Alberta opposition leader Rachel Notley is laying the groundwork for labor policy beyond what the NDP government did during its tenure.
Speaking at the Alberta Building Trades (BTA) convention in Jasper on Tuesday, Notley said that if the new Democrats come to power in the next Alberta general election, they will adopt a practice known as “double-breasting.” said he would finish it. at a branch of another company.
The practice has been denounced by workers’ advocates as unfair, but changes were postponed during the NDP’s tenure.
Notley said at the time there was a shortage of jobs, not skilled workers, and experts warned that “unintended consequences” could drag the economy down.
Now, she says that has changed, adding that the practice undermines the union’s bargaining power.
“The state is in short supply of skilled workers and is struggling to get them back because of this negative pressure on wages. Double-breasted is a big part of that.”
Among a number of electoral pledges, Mr Notley said the NDP government has a construction policy that confirms requirements such as worker diversity and fair wages when government-funded projects come up for tender. He said he would work on it soon.
She said specific requirements would need to be negotiated, but similar policies in British Columbia could be modeled.
“It’s about ensuring government procurement promotes diversity and supports a local workforce, fair wages, and strong communities,” she said, noting that new Democrats will be on the move near the end of their term. He pointed out that he has started a pilot project to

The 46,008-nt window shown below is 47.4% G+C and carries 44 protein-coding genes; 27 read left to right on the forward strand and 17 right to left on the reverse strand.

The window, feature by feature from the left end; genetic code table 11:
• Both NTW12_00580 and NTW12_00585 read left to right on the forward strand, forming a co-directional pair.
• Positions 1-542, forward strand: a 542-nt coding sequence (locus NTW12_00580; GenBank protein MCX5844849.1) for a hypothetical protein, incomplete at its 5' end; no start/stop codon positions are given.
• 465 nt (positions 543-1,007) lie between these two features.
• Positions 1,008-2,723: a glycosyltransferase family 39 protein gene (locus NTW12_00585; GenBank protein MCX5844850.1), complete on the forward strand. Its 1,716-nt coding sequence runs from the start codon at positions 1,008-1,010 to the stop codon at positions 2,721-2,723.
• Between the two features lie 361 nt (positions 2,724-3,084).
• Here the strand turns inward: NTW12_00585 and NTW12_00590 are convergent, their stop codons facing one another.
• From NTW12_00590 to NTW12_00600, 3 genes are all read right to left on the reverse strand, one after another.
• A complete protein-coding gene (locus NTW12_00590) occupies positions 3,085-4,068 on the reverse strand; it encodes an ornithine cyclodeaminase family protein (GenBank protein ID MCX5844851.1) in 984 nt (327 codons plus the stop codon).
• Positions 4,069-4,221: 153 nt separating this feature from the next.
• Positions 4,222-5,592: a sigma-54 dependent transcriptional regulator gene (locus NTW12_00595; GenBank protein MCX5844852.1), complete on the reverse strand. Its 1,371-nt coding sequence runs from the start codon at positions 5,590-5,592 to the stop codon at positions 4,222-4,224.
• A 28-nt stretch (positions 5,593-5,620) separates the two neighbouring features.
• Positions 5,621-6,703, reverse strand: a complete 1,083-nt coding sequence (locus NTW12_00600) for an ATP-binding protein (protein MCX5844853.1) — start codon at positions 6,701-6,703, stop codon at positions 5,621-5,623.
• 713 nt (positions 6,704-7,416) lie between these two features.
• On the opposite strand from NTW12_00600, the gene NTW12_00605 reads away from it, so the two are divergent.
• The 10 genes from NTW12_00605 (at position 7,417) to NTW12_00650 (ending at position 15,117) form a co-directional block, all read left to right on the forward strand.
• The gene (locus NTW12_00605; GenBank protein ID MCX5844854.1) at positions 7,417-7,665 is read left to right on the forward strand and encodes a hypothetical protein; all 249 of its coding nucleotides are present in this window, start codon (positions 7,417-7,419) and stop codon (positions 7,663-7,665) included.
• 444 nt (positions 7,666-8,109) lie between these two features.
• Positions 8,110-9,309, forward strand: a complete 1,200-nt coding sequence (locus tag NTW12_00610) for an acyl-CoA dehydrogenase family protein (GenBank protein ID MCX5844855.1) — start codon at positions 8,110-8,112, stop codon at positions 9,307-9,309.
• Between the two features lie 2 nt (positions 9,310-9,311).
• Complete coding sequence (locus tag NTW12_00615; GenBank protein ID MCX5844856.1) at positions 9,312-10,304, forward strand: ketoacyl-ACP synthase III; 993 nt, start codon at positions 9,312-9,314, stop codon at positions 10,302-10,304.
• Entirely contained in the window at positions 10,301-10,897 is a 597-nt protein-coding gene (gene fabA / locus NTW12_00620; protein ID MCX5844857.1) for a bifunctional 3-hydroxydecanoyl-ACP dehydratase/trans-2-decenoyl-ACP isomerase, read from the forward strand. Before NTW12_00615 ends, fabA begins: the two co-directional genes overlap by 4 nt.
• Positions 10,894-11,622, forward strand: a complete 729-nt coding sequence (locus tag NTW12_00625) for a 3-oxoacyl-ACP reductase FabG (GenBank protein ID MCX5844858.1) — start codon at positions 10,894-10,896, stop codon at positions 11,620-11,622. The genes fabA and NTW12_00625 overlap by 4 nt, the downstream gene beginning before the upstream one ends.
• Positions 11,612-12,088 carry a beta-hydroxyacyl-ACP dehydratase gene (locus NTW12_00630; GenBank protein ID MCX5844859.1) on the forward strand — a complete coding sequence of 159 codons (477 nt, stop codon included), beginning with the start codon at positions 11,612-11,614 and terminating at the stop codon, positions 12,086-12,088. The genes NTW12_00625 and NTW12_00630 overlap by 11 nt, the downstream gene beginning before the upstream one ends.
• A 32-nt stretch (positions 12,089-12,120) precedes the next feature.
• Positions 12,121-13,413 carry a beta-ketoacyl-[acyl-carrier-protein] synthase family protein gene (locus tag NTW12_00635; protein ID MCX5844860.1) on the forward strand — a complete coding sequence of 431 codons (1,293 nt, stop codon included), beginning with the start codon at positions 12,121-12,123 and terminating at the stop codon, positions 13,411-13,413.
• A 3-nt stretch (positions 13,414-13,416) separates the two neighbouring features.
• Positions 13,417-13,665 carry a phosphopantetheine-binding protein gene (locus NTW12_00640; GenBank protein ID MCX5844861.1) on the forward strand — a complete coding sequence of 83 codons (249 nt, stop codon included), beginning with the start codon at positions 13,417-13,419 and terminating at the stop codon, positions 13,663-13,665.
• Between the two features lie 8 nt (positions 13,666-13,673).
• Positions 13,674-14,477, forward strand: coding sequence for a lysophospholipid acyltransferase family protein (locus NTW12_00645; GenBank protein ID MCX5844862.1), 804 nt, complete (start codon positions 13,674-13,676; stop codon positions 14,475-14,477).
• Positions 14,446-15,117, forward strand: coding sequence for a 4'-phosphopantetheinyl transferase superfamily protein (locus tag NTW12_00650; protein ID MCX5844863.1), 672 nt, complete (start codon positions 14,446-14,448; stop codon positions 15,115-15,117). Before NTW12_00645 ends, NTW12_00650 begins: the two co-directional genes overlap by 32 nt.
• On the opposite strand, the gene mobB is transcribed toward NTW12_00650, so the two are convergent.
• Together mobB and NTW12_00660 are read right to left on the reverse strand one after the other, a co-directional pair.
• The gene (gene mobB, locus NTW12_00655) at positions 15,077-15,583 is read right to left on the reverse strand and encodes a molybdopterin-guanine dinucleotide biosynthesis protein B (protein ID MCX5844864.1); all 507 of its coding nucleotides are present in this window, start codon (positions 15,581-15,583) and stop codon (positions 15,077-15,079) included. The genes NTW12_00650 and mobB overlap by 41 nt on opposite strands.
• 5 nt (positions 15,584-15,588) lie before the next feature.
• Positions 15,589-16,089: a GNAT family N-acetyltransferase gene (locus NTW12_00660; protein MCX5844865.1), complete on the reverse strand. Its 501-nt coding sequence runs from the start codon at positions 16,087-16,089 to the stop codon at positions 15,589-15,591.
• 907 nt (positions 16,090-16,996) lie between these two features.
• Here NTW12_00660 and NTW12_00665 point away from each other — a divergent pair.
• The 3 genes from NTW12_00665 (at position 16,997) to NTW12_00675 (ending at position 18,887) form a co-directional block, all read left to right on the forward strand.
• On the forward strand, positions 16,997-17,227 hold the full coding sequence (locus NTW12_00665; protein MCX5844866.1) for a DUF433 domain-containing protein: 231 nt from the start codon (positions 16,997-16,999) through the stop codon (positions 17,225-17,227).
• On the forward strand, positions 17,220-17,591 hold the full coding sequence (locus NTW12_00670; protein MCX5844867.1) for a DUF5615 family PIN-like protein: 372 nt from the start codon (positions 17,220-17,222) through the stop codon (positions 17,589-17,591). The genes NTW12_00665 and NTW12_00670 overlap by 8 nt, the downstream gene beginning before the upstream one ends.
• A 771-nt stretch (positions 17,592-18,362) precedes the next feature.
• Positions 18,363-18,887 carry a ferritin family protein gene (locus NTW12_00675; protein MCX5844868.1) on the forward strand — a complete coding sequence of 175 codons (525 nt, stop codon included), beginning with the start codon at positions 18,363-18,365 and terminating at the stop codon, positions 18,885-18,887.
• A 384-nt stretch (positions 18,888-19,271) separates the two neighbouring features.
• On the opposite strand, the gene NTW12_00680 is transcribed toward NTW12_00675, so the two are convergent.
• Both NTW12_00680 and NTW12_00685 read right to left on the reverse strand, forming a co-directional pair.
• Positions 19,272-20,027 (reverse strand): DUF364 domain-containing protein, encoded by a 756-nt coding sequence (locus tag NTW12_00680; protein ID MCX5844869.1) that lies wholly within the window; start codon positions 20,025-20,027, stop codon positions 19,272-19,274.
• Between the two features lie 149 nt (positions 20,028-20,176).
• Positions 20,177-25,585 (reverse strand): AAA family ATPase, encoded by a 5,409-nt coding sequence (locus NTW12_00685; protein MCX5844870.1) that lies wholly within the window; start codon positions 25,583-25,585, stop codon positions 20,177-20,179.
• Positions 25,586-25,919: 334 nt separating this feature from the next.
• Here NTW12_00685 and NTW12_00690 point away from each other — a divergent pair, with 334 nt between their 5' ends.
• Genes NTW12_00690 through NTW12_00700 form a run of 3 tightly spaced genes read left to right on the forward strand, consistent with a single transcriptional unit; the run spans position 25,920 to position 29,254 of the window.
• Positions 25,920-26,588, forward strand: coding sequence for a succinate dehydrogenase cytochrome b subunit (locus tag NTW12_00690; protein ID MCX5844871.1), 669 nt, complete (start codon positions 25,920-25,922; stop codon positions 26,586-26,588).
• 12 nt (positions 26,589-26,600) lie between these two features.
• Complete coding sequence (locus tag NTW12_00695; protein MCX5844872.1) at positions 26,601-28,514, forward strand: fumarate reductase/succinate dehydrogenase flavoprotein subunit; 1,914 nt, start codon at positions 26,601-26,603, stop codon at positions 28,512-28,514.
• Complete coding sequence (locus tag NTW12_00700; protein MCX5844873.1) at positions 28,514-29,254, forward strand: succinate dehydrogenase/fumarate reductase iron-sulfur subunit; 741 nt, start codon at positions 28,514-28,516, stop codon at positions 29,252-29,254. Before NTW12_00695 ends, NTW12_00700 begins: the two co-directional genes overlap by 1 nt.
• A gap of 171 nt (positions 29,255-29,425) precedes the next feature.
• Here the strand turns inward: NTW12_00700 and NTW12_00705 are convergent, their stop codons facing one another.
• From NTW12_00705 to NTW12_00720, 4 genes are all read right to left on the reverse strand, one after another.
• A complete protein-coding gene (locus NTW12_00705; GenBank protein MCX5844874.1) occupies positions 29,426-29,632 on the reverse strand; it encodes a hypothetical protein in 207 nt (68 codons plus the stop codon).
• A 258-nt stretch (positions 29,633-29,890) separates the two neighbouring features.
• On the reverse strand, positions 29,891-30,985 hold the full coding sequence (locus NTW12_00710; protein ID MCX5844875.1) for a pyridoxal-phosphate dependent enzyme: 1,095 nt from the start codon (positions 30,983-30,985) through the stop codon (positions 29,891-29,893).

“This is about scaling up from there,” she said.
During his tenure, the NDP overhauled labor laws and expanded worker protection and compensation measures, many of which were subsequently withdrawn by the UCP.
Notley opposed these moves and promised a series of abolitions, including overtime being paid in 1.5 hour increments and the abolition of the low youth minimum wage of $13 an hour introduced by the UCP. I’m here.
The Alberta Building Industry represents approximately 60,000 skilled workers and 18 local trade unions.
The BTA’s director of communications, Tyler Bedford, told the Post Media that the organization is nonpartisan but promotes social procurement regulations at all levels of government that allow locals to work. said it would ensure women and indigenous apprentices get jobs. .
“That’s exactly right,” he said.
Bedford said the BTA is also looking forward to seeing the double-breasted issue resolved.
“(It) can lead to a kind of race to the bottom when it comes to wages,” he said.
Notley provided more dedicated funding to Union Shops in their training and apprenticeship efforts. At first he was $3 million, but expanded exponentially once demand was met.
The UCP government has long focused on vocational training and apprenticeship programs, but over the years has overseen post-secondary budget cuts such as those at the University of Alberta.
Higher Education Minister Demetrios Niccolaides announced on Friday that it will pay $15 million over three years to expand post-secondary apprenticeship programs.
Notley promises end to ‘double-breasted’ in Alberta, pitches more workers
Source link Notley promises end to ‘double-breasted’ in Alberta, pitches more workers